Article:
The data used in the project are drawn from Bethel case records on individuals who are part of a program that works to guarantee and promote their social participation – so called  “service planning .” Using algorithms, patterns can be identified in this service planning data. These patterns offer insight into the nature of service planning and the specific issues that arise during the process. Both become the basis for decision-making supported by intelligent systems. ‘We consider which issues a client is facing over a period of time, or how their autonomy is assessed,’ says Angelika Maier. ‘With this information, an individual’s needs and resources can be met in a more targeted way.’

‘The new system can help professionals at social institutions to provide their clients with even more targeted support in the future,’ says Professor Dr. Ingmar Steinhart, who is a member of the Board of Management of the v. Bodelschwingh Foundation Bethel.

Computer programs can make recommendations for decisions based on large datasets. The reasoning behind these decisions has to be depicted in a way that is transparent for humans . Photo: CITEC/Bielefeld University
Computer programs can make recommendations for decisions based on large datasets. The reasoning behind these decisions has to be depicted in a way that is transparent for humans . Photo: CITEC/Bielefeld University
Introducing new technologies like decision support systems brings up many issues. Professor Dr. Udo Seelmeyer and doctoral researcher Diana Schneider from the Faculty of Social Services at the Bielefeld University of Applied Sciences are investigating what needs to be considered when introducing a new system and where it can be usefully applied within an institution and in the decision-making process. In her doctoral research, Schneider deals with methods of scenario analysis and technology assessment. ‘What unintended side effects and unwanted social consequences might such a technical system have? How should it be used to enhance the quality of care and professionalism of the workers?’ asks Diana Schneider. Udo Seelmeyer also sees an advantage for the professional work: ‘A decision support system offers new points of access to the vast mass of textual documentation that otherwise remains unused in the data graveyard,’ says Seelmeyer.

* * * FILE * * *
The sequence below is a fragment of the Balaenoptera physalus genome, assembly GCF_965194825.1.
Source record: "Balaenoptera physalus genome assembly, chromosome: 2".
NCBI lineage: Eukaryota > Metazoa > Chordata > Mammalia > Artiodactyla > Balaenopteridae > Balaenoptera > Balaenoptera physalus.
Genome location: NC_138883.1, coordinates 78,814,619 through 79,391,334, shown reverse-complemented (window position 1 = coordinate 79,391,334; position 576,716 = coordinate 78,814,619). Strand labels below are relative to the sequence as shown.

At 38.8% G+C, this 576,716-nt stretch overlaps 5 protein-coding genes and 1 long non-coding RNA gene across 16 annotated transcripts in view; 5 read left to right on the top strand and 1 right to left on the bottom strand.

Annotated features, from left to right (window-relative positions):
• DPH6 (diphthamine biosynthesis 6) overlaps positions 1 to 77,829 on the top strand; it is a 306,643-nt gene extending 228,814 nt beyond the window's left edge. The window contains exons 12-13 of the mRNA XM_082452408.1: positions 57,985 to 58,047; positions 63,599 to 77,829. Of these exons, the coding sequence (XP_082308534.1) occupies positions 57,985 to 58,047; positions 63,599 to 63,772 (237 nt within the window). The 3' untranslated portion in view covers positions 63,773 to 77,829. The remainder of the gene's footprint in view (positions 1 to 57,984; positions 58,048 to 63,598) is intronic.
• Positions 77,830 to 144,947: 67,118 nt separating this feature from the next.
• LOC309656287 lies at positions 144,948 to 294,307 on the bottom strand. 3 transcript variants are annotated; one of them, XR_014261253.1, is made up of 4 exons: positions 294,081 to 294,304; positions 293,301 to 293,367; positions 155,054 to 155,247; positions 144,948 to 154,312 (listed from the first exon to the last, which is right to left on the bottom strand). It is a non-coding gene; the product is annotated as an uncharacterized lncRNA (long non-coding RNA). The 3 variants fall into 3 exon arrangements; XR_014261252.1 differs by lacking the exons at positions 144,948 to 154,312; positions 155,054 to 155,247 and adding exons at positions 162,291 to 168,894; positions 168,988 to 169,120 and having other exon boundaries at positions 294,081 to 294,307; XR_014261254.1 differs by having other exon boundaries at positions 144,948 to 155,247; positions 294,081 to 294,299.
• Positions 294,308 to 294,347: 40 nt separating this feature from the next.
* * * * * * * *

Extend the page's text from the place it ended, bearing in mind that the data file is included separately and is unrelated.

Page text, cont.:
Algorithms may be able to make recommendations for decisions, but they will not replace the expertise and implicit knowledge gleaned from experience that social workers have. ‘Our prototype is meant to ensure – and not undermine – basic democratic principles of inclusion, participation, and equality,’ explains Cimiano. ‘It is our aim to create a clear vision of how a system providing algorithm-based recommendations for decision-making can be used for the benefit of everyone.’

The project is called “Maewin” and it will run through mid 2021. “Maewin” is the German acronym for “Maschinelle Entscheidungsunterstützung in wohlfahrtsstaatlichen Institutionen“ [Decision-Support Systems in welfare institutions]. This research is supported by the Digital Society research program funded by the Ministry of Culture and Science of the German State of North Rhine-Westphalia.. The Digital Society research program addresses questions of how digitalization is transforming society and how technology impacts the formation of opinions.

More information is available online:

  • Info sheet on the Maewin project (in German)
  • Maewin profile on the homepage of the Digital Society research program (in German)

Contact:
Prof. Dr. Philipp Cimiano, Bielefeld University
Faculty of Technology
Phone: +49 521-106 12249
Email: cimiano@techfak.uni-bielefeld.de

Posted by JHeeren in General